[You probably know that one of the best ways of significantly decreasing the life of a lead-acid battery is to let it sit in a discharged state. You probably also know that “jump-starting” a car and driving it around will not fully recharge the battery. BUT it may cook your alternator.]
This was before battery maintainers became popular. Indeed, if they existed I was unaware of it. So, I tried connecting a “trickle charger” [very low amperage charger] to the hotrod battery. This served to overcharge the battery after a couple weeks and boil away the electrolyte. This is another good way to ruin a battery, probably even more efficacious than letting it sit while discharged.
My next approach was to connect the trickle charger to a timer such that the charger only charged the battery for an hour or so every day. This achieved a modicum of success, but one had to be careful with the charger on-time so as not to overcharge the battery. What was needed was a trickle charger that was smart enough to sense the battery state of charge and shut off at full charge; resuming charging when the battery needed it. Enter the battery maintainer.
If you have a modern vehicle that sits for more than a few days at a time, my experience suggests that using a battery maintainer can significantly extend the life of the battery. Here are some factors to consider when selecting a battery maintainer:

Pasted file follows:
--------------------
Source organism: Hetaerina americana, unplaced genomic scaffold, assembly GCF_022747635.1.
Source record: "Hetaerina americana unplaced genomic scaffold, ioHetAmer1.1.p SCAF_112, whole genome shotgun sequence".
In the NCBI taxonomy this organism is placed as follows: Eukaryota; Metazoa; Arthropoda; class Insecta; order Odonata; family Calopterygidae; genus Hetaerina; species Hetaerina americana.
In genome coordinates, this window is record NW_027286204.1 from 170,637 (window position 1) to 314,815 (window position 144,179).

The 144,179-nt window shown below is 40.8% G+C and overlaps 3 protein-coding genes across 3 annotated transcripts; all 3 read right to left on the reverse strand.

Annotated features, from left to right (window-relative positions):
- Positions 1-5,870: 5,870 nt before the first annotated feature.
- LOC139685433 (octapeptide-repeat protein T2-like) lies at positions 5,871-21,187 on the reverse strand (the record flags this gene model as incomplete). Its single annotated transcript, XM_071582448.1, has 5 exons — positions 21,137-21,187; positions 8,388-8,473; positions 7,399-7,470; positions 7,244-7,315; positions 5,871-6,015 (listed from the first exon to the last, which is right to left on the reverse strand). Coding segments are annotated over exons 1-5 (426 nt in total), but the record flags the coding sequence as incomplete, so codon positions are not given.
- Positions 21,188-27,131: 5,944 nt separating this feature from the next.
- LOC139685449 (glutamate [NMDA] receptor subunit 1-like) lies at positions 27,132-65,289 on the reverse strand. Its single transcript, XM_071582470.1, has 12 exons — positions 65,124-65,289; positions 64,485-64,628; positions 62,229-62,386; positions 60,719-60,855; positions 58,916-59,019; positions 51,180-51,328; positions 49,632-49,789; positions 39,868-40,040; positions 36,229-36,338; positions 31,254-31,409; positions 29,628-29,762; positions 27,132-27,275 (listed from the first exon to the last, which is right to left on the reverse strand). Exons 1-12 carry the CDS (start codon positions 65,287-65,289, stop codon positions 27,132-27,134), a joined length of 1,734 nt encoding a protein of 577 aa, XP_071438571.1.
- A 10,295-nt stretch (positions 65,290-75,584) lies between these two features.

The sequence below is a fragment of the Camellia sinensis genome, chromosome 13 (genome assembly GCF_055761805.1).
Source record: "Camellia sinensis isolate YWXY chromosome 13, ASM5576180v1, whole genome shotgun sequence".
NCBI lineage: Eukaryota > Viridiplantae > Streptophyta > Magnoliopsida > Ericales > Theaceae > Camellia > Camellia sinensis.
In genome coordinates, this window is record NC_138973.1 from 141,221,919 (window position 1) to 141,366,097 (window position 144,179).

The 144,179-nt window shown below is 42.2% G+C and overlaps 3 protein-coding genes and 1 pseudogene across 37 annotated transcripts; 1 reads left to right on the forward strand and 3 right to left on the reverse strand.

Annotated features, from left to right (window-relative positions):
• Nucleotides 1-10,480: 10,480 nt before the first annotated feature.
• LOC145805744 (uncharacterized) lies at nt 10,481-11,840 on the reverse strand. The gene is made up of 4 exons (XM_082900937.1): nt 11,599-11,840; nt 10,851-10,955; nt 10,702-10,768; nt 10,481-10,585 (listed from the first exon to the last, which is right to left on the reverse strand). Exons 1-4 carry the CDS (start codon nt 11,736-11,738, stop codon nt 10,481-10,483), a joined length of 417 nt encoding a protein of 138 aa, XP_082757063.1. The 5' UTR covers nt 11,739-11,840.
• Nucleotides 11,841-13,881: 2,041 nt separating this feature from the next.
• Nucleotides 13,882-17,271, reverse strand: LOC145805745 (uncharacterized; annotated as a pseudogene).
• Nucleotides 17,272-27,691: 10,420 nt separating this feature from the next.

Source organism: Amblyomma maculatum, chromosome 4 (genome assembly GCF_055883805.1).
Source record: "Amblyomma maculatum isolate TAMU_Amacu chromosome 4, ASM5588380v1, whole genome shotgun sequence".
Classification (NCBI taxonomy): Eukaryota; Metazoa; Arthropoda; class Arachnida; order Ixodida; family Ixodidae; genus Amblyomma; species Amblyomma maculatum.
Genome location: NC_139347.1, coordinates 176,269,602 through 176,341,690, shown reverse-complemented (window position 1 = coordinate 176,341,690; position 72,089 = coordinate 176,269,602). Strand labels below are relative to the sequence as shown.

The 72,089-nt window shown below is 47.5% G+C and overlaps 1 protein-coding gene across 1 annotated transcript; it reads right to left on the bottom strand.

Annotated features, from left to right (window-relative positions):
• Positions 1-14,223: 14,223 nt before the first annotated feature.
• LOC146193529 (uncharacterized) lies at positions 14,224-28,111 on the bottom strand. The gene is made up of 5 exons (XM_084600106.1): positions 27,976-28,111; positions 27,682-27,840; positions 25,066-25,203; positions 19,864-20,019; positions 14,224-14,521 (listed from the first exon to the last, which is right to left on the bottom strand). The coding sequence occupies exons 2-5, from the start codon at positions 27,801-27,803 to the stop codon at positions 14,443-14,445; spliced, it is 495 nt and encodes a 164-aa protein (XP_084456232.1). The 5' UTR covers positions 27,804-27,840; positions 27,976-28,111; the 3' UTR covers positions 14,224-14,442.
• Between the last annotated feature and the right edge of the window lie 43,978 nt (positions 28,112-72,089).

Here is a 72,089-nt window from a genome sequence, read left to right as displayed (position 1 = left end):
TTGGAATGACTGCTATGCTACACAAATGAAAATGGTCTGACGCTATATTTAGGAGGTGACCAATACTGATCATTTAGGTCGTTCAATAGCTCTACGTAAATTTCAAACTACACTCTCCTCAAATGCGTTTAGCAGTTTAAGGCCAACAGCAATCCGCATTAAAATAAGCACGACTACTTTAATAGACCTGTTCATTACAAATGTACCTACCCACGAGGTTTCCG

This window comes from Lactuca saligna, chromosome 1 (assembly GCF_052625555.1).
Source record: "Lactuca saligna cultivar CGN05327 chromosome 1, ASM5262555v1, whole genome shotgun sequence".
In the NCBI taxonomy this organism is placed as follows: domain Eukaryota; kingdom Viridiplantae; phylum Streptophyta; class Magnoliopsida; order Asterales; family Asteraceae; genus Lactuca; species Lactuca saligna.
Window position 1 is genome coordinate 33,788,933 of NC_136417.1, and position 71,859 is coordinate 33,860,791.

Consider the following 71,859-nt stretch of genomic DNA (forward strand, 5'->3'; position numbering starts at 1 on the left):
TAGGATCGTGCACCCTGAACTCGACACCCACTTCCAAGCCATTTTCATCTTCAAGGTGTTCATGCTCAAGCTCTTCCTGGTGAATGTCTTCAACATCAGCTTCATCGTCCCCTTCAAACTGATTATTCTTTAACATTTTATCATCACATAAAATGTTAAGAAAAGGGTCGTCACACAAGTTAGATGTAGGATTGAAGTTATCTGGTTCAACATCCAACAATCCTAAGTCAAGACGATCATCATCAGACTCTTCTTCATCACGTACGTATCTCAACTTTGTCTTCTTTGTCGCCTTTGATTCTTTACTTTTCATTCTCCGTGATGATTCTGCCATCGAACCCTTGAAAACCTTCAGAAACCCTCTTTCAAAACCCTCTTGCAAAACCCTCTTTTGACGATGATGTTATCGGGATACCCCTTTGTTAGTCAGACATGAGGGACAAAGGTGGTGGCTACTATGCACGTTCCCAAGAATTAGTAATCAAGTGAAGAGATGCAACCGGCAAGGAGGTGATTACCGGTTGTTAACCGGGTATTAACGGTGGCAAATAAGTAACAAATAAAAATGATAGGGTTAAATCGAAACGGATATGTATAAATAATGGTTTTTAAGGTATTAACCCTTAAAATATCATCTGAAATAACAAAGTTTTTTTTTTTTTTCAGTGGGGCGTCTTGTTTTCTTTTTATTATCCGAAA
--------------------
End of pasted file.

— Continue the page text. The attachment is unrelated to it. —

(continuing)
- The length and quality of the AC cord [if equipped] and the battery leads. A maintainer with a metal housing should have a 3-prong AC plug.
- The quality of the clips that connect to the battery terminals.
- Whether the maintainer has multiple options and leads for connecting to the vehicle.
- If the maintainer has a fuse in its positive battery lead.
- If the maintainer has reverse-polarity protection. My J.C. Whitney maintainers do NOT have this protection. See below.
- The charging capacity of the maintainer. Some maintainers will recharge a discharged battery [albeit over a couple days] while others should not be used on a discharged battery.
- Whether the maintainer has indication[s] of what it is doing. The CTEK is probably the best in this regard, while the JCW maintainers have no indication, except they let you know of reverse polarity by letting their smoke out!
- Whether the maintainer draws battery current and discharges the battery if the maintainer’s AC power is interrupted.
- Whether the maintainer’s leads spark when being connected to the battery.
- Whether the maintainer is suitable for use with an AGM- type battery.
That should be enough to get you thinking about battery maintainers. If you would like more detail, email me, and I will write a follow-up column where I describe the features of the various maintainers in service here at NJ Chapter West/ Rocky Mountain Chapter South. Anyone wishing to contribute to Philes’ Forum can contact me at email@example.com. I’m interested in comments, tech tips, repair /maintenance questions, repair horror stories, emissionsinspection sagas, product evaluations, etc.
© 2020; V.M. Lucariello, P.E.